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Methods Mol Biol. 2017;1618:37-47. doi: 10.1007/978-1-4939-7051-3_5.

MALDI-MSI Analysis of Cytological Smears: The Study of Thyroid Cancer.

Author information

1
Department of Medicine and Surgery, Proteomics and Metabolomics Unit, University of Milano-Bicocca, Monza, 20900, Italy. n.mosele@campus.unimib.it.
2
Department of Medicine and Surgery, Proteomics and Metabolomics Unit, University of Milano-Bicocca, Monza, 20900, Italy.
3
Department of Medicine and Surgery, Pathology, University of Milano-Bicocca, San Gerardo Hospital, Monza, 20900, Italy.

Abstract

Fine needle aspiration (FNA) biopsies are the current gold-standard for the preoperative evaluation of thyroid nodules. However, a significant number of them (15-30%) are unable to be affirmatively diagnosed and are given an "indeterminate for malignancy" final report, meaning that the malignant nature of the thyroid nodule remains unknown and the recommended therapeutic approach is total thyroidectomy. Furthermore, cytomorphological evaluation of biopsies taken post-surgery indicates that approximately 80% of nodules within this group of patients are in fact benign, and the total thyroidectomy unwarranted. Therefore, the identification of new possible diagnostic targets that can assist in the preoperative diagnosis of thyroid tumors and reduce the number of unnecessary thyroidectomies is imperative.Matrix-Assisted Laser Desorption/Ionization (MALDI)-Mass Spectrometry Imaging (MSI) has the ability to provide very precise and localized information regarding protein expression in cytological specimens. This enables the detection of cell subpopulations based on their different protein profiles, even within regions that are indistinguishable at the microscopic level, and the feasibility of this approach to investigate FNA specimens has already been highlighted in a number of studies. Here, an overview about the sample preparation procedure for the MALDI-MSI analysis of ex vivo FNA biopsies is provided, highlighting how molecular imaging can be combined with traditional histology to generate protein signatures of the different thyroid lesions, and, ultimately, build classification models that can be potentially used to classify benign and malignant thyroid nodules from a molecular standpoint.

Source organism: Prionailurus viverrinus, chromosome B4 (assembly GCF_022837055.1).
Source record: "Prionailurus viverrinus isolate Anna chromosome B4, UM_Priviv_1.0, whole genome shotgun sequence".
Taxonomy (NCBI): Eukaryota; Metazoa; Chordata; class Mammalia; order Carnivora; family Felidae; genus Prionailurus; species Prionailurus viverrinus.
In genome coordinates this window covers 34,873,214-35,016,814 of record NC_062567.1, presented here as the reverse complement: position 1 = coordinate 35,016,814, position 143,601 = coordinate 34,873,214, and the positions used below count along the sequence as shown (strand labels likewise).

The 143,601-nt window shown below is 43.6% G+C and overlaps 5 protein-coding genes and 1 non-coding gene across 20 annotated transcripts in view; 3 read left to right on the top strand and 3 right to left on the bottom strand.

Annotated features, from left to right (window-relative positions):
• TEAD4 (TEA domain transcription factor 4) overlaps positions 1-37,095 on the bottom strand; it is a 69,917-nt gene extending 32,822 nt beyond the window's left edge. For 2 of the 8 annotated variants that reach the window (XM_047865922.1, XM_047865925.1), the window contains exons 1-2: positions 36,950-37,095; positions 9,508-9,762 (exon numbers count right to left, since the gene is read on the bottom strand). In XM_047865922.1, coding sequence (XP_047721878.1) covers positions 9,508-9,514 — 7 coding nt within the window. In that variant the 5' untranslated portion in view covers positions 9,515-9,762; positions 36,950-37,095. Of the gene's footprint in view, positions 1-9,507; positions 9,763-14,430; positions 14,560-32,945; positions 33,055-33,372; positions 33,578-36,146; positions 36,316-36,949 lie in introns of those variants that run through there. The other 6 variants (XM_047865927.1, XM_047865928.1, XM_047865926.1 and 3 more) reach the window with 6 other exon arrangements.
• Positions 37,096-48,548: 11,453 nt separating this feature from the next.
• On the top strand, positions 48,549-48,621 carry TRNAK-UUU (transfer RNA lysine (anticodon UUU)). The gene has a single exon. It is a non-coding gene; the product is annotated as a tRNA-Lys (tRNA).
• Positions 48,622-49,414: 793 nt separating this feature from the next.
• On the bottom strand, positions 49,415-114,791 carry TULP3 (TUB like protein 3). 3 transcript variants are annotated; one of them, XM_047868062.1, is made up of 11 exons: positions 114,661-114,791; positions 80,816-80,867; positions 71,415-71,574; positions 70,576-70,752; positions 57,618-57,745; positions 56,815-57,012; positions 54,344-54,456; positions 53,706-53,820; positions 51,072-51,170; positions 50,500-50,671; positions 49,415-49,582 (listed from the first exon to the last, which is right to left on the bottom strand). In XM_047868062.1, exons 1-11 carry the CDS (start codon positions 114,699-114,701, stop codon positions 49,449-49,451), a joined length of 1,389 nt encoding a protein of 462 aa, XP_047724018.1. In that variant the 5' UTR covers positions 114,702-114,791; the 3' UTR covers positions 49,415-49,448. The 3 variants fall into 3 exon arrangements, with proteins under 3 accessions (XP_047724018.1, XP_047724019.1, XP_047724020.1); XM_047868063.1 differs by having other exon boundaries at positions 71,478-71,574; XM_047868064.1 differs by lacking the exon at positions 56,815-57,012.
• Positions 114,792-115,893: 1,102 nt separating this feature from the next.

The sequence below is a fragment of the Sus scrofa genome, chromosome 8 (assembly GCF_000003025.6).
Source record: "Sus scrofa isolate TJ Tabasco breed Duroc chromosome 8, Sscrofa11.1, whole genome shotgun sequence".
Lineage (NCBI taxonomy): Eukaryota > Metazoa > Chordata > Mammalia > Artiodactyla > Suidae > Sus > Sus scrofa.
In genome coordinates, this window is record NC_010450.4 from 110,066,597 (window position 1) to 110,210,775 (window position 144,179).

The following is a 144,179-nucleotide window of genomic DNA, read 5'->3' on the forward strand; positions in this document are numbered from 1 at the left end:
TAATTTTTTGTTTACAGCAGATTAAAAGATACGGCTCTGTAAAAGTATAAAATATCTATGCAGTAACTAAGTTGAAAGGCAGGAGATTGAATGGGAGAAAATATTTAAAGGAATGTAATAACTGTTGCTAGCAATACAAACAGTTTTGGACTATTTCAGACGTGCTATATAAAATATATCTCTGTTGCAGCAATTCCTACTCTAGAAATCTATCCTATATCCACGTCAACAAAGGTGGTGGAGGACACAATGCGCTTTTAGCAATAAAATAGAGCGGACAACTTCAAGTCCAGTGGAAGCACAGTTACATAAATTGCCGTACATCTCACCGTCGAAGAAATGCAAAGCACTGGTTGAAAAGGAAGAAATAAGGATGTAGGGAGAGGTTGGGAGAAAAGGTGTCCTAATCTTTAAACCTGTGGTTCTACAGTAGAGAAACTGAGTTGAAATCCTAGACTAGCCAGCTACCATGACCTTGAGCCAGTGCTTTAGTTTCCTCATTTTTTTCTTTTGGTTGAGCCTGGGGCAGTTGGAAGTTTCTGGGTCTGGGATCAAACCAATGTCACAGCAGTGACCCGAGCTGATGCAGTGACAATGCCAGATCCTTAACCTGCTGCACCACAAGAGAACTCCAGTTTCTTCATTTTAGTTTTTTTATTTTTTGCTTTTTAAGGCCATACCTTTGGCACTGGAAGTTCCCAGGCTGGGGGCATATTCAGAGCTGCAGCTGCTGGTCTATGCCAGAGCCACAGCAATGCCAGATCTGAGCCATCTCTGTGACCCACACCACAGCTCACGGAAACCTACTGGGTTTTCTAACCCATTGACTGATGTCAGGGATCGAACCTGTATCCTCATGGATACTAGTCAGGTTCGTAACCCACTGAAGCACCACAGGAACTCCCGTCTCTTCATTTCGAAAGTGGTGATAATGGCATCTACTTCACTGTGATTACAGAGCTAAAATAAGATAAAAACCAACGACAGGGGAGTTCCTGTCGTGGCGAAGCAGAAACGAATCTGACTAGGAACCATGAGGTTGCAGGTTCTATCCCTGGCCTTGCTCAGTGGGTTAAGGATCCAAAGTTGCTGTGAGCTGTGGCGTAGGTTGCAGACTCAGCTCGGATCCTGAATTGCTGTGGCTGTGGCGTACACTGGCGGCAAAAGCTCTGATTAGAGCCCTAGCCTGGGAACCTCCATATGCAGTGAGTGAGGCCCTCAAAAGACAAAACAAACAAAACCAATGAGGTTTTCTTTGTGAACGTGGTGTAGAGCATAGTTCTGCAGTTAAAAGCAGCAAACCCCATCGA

KEYWORDS:

Cancer; Cytology; MALDI-imaging; Proteomics; Thyroid

PMID:
28523498
DOI:
10.1007/978-1-4939-7051-3_5
[Indexed for MEDLINE]

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